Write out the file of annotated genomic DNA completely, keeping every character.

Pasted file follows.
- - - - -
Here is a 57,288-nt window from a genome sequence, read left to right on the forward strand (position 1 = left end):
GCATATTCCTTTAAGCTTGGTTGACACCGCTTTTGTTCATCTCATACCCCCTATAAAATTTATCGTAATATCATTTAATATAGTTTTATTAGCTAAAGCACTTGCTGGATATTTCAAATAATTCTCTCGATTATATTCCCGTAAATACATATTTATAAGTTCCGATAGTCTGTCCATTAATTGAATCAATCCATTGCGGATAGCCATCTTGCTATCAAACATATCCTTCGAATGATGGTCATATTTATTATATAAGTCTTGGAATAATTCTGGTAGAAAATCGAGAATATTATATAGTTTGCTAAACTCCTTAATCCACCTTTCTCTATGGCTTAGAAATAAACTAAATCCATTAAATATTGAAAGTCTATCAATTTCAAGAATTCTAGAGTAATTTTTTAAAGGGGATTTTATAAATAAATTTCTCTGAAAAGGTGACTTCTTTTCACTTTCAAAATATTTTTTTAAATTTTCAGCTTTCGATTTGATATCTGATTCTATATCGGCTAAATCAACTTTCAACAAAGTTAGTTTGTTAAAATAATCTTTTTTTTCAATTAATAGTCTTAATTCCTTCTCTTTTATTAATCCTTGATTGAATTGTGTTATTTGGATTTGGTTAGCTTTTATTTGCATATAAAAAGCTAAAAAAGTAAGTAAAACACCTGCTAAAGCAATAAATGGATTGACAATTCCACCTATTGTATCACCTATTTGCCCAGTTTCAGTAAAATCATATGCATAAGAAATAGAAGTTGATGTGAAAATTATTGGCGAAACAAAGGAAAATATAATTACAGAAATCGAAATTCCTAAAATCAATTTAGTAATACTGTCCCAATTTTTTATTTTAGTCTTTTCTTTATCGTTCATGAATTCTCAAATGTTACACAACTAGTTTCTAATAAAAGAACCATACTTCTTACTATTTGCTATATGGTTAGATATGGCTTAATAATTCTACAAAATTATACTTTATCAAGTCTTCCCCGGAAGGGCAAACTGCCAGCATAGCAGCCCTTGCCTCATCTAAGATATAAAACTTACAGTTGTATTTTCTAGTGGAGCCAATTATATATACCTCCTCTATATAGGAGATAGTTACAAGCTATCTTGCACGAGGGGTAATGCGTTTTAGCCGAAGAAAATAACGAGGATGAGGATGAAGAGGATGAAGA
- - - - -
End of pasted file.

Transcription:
Here is a 57,288-nt window from a genome sequence, read left to right on the forward strand (position 1 = left end):
GCATATTCCTTTAAGCTTGGTTGACACCGCTTTTGTTCATCTCATACCCCCTATAAAATTTATCGTAATATCATTTAATATAGTTTTATTAGCTAAAGCACTTGCTGGATATTTCAAATAATTCTCTCGATTATATTCCCGTAAATACATATTTATAAGTTCCGATAGTCTGTCCATTAATTGAATCAATCCATTGCGGATAGCCATCTTGCTATCAAACATATCCTTCGAATGATGGTCATATTTATTATATAAGTCTTGGAATAATTCTGGTAGAAAATCGAGAATATTATATAGTTTGCTAAACTCCTTAATCCACCTTTCTCTATGGCTTAGAAATAAACTAAATCCATTAAATATTGAAAGTCTATCAATTTCAAGAATTCTAGAGTAATTTTTTAAAGGGGATTTTATAAATAAATTTCTCTGAAAAGGTGACTTCTTTTCACTTTCAAAATATTTTTTTAAATTTTCAGCTTTCGATTTGATATCTGATTCTATATCGGCTAAATCAACTTTCAACAAAGTTAGTTTGTTAAAATAATCTTTTTTTTCAATTAATAGTCTTAATTCCTTCTCTTTTATTAATCCTTGATTGAATTGTGTTATTTGGATTTGGTTAGCTTTTATTTGCATATAAAAAGCTAAAAAAGTAAGTAAAACACCTGCTAAAGCAATAAATGGATTGACAATTCCACCTATTGTATCACCTATTTGCCCAGTTTCAGTAAAATCATATGCATAAGAAATAGAAGTTGATGTGAAAATTATTGGCGAAACAAAGGAAAATATAATTACAGAAATCGAAATTCCTAAAATCAATTTAGTAATACTGTCCCAATTTTTTATTTTAGTCTTTTCTTTATCGTTCATGAATTCTCAAATGTTACACAACTAGTTTCTAATAAAAGAACCATACTTCTTACTATTTGCTATATGGTTAGATATGGCTTAATAATTCTACAAAATTATACTTTATCAAGTCTTCCCCGGAAGGGCAAACTGCCAGCATAGCAGCCCTTGCCTCATCTAAGATATAAAACTTACAGTTGTATTTTCTAGTGGAGCCAATTATATATACCTCCTCTATATAGGAGATAGTTACAAGCTATCTTGCACGAGGGGTAATGCGTTTTAGCCGAAGAAAATAACGAGGATGAGGATGAAGAGGATGAAGA